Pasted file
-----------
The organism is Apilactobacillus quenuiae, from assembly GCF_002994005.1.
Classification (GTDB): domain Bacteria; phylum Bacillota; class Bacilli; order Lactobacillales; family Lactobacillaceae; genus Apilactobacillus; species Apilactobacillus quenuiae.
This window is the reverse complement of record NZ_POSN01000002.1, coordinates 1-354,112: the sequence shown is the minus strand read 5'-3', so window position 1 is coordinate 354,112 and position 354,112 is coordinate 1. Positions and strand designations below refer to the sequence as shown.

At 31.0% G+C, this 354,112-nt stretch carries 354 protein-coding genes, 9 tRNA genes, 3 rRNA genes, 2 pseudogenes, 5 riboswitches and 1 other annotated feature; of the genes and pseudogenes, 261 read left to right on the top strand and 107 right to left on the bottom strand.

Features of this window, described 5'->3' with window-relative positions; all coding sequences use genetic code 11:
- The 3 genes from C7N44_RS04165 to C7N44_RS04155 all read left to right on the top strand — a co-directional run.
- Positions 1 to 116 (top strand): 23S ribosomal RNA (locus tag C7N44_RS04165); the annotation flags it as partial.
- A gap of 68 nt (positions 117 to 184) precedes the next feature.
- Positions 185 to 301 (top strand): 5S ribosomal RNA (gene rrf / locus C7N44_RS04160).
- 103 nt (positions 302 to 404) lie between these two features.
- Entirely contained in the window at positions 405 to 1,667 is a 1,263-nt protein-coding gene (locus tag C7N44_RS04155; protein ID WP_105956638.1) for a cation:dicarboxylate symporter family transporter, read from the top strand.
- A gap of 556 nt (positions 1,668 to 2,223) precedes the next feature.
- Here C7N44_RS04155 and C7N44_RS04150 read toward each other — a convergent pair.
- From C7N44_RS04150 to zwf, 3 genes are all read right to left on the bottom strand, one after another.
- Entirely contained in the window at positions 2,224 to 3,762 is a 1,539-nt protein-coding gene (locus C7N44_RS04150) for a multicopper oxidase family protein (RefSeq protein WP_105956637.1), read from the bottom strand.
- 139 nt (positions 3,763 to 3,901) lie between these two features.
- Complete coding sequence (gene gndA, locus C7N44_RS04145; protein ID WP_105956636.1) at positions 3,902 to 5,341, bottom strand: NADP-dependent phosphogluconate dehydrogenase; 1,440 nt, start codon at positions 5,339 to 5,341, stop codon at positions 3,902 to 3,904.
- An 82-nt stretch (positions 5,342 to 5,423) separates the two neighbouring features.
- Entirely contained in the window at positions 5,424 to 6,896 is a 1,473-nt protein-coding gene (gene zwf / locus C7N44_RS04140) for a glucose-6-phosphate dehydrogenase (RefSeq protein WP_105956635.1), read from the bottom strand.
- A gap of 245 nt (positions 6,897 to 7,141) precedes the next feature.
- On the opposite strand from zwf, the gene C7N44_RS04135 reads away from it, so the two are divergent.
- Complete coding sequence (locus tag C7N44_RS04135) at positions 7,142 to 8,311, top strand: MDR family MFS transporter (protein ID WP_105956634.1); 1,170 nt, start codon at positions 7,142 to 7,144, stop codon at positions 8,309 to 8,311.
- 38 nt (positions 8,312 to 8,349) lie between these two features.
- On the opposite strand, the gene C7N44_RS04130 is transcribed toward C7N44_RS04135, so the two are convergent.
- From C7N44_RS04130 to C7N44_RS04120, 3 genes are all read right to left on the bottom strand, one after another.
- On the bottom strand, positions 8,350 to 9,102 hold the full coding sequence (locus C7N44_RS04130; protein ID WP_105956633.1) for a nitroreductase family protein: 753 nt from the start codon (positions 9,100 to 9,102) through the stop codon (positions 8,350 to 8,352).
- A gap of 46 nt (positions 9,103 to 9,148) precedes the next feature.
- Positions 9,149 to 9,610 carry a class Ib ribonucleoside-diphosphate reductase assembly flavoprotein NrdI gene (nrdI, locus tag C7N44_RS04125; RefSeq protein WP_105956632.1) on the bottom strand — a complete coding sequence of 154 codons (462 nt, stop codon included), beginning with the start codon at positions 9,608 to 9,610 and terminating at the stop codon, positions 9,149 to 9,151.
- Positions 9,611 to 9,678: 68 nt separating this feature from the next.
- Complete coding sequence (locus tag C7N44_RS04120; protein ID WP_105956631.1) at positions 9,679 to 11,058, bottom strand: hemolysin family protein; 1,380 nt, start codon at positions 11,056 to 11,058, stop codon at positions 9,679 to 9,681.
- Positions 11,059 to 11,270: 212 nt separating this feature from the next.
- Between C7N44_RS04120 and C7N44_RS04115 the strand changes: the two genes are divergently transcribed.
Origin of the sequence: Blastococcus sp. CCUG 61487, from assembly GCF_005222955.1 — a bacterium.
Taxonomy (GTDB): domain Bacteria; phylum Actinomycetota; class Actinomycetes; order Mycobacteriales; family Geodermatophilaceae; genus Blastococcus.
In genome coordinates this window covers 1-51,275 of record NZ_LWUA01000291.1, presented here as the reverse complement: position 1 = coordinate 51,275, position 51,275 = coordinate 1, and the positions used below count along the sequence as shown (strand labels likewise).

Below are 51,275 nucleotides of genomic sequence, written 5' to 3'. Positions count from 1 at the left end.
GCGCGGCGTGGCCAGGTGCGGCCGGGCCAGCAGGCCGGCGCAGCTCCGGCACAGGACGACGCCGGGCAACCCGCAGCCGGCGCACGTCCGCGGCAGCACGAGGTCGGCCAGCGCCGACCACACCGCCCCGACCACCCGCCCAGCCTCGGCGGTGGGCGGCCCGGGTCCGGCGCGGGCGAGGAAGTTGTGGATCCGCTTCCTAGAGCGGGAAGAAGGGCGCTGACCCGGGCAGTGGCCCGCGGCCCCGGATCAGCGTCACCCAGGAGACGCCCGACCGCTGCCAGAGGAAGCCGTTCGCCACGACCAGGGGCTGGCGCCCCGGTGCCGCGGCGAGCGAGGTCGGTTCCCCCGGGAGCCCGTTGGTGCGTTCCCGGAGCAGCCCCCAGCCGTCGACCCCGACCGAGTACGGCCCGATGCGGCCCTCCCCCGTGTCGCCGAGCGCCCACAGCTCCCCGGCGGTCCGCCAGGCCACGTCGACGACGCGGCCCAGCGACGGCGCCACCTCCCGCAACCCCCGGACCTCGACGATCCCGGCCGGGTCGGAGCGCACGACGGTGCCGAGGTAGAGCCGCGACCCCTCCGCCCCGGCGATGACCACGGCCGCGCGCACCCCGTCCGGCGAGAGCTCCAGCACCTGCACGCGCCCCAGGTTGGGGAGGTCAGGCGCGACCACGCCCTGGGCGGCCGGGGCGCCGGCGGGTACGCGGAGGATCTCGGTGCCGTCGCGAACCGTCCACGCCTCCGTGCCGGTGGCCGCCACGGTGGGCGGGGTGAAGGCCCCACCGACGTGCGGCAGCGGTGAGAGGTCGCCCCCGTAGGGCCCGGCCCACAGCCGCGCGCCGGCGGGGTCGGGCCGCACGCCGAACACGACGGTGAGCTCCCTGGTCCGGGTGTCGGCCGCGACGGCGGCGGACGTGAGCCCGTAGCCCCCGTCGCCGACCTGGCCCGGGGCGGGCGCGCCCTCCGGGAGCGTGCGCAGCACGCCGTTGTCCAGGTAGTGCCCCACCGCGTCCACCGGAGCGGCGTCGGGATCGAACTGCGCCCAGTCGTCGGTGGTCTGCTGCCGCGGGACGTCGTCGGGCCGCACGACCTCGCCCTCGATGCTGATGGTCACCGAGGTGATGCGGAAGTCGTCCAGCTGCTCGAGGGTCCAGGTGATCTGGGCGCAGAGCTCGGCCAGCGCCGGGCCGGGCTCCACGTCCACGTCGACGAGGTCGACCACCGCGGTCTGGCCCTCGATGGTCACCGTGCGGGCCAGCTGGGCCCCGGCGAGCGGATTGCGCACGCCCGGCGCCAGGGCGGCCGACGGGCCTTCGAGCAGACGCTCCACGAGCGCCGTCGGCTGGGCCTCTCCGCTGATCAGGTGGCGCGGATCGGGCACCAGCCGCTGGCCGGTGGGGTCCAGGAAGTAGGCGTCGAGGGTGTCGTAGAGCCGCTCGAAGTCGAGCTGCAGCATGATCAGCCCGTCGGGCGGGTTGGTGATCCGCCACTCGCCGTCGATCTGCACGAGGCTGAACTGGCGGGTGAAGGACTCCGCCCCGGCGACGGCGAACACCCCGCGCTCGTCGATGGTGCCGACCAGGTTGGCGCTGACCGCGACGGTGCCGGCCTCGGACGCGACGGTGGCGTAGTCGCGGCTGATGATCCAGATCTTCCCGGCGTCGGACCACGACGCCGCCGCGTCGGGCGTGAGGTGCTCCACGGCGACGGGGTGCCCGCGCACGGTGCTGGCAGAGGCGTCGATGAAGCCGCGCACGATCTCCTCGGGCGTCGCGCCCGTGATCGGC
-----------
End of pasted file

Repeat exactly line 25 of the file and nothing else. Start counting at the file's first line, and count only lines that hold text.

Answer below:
- From C7N44_RS04130 to C7N44_RS04120, 3 genes are all read right to left on the bottom strand, one after another.